Light to moderate drinking of alcohol—considered up to one alcoholic drink a day for women (about 4 ounces of wine) and up to two drinks (about two 12-ounce beers) per day for men—is associated with an increased risk of breast cancer in women and other alcohol-related cancers, according to a new study by Harvard T.H. Chan School of Public Health and Brigham and Women’s Hospital researchers. Male smokers who were light to moderate drinkers also were found to have an increased cancer risk for alcohol-related cancers, which include colorectal, oral, liver, pharynx, larynx, and esophageal cancer.
The study was published August 18 in BMJ.
“Our study reinforces the dietary guidelines that it is important not to go beyond one drink per day for women and two drinks per day for men,” lead author Dr. Yin Cao, research fellow in the department of nutrition, said in an August 18 interview on Philly.com.
Heavy alcohol consumption has been linked with increased risk of certain cancers, but less has been known about the impact of light or moderate drinking on cancer risk. Other studies have shown health benefits of moderate drinking, including reducing heart disease and type 2 diabetes risk.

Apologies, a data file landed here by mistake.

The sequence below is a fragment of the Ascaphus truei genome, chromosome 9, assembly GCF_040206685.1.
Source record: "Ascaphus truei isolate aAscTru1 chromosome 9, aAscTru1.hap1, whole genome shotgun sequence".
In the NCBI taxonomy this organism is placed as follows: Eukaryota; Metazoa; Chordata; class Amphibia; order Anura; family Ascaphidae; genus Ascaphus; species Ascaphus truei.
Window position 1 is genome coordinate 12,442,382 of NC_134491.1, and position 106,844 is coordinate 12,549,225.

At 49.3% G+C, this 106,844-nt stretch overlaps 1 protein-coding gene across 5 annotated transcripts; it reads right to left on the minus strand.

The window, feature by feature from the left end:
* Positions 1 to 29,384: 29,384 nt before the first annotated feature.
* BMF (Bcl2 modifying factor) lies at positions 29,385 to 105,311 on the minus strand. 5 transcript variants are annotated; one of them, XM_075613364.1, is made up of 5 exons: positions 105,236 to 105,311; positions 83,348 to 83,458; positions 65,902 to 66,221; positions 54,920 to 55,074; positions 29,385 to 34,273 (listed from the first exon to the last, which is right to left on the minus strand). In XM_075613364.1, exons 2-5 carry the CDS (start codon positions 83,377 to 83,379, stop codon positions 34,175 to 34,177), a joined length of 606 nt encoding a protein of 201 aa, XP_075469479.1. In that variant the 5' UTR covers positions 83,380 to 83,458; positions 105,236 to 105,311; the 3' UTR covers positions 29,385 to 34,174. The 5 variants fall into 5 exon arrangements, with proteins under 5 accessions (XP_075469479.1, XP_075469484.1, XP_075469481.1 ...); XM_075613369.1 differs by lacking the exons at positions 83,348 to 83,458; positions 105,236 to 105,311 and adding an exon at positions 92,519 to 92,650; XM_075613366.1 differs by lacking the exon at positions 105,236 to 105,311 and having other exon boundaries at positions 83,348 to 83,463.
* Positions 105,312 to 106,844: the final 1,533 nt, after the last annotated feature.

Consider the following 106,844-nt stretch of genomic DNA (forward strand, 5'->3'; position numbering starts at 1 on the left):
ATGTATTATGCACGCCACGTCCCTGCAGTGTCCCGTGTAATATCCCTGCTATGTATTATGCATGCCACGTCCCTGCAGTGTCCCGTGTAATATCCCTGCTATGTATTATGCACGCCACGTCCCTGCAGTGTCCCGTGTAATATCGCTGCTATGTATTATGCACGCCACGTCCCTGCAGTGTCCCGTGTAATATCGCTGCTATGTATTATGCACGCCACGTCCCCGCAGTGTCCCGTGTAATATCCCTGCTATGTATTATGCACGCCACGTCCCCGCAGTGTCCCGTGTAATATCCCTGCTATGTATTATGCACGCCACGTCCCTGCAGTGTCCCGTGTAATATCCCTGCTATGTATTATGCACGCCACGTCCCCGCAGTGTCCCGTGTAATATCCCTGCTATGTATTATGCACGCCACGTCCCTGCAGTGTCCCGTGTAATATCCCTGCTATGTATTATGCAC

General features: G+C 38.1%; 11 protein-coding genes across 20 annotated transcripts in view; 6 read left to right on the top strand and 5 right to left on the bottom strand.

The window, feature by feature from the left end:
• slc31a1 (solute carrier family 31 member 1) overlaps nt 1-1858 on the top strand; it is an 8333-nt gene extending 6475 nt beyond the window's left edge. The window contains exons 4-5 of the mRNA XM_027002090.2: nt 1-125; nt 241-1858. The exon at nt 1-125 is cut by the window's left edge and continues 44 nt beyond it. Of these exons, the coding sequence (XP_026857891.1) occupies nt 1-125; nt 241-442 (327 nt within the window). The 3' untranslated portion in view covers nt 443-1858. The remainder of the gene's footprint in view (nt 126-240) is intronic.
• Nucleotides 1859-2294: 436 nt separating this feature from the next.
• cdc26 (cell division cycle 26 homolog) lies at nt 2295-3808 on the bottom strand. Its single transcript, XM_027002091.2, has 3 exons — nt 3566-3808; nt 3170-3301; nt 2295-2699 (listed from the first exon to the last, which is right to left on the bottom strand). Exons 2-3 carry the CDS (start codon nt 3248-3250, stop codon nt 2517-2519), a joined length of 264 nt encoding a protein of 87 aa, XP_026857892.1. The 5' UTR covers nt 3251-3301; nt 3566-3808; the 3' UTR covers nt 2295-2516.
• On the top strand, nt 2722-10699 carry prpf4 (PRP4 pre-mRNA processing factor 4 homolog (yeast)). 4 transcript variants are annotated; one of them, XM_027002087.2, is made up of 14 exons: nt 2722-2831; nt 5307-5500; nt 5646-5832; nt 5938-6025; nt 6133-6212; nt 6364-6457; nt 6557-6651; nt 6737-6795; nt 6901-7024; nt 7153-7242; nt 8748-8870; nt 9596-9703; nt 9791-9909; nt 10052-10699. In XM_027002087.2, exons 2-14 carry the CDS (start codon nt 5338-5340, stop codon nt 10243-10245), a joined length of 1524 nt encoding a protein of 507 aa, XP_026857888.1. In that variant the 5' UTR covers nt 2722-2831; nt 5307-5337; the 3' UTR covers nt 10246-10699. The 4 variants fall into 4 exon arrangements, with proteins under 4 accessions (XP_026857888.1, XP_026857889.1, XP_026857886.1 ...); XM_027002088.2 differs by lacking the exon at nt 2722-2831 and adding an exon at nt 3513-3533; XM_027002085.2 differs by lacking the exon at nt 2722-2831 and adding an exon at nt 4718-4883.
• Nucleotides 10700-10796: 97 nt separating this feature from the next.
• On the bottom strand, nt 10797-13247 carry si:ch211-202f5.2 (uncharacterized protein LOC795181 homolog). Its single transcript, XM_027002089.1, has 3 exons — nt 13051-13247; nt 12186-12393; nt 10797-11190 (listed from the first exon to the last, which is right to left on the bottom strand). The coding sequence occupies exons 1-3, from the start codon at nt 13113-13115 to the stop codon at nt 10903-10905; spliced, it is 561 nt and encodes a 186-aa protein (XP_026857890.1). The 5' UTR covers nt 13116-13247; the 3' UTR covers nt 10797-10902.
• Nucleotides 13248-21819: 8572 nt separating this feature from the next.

The researchers analyzed data from the Nurses’ Health Study and the Health Professionals Follow-up Study that tracked the health of 88,084 women and 47,881 men for up to 30 years.
More than 19,000 women and about 7,600 men developed cancer over the three decades. In addition to drinking habits, age, ethnicity, BMI, history of cancer, smoking, physical activity, diet, and other factors were considered.
The findings also indicated that smoking may contribute to certain cancers, particularly when paired with alcohol. “For men, especially those who ever smoked, they should limit alcohol to even below the recommended limit,” Dr. Cao said in an August 18 Time interview. “And smoking and heavy alcohol consumption should be absolutely avoided to prevent cancer.” Read more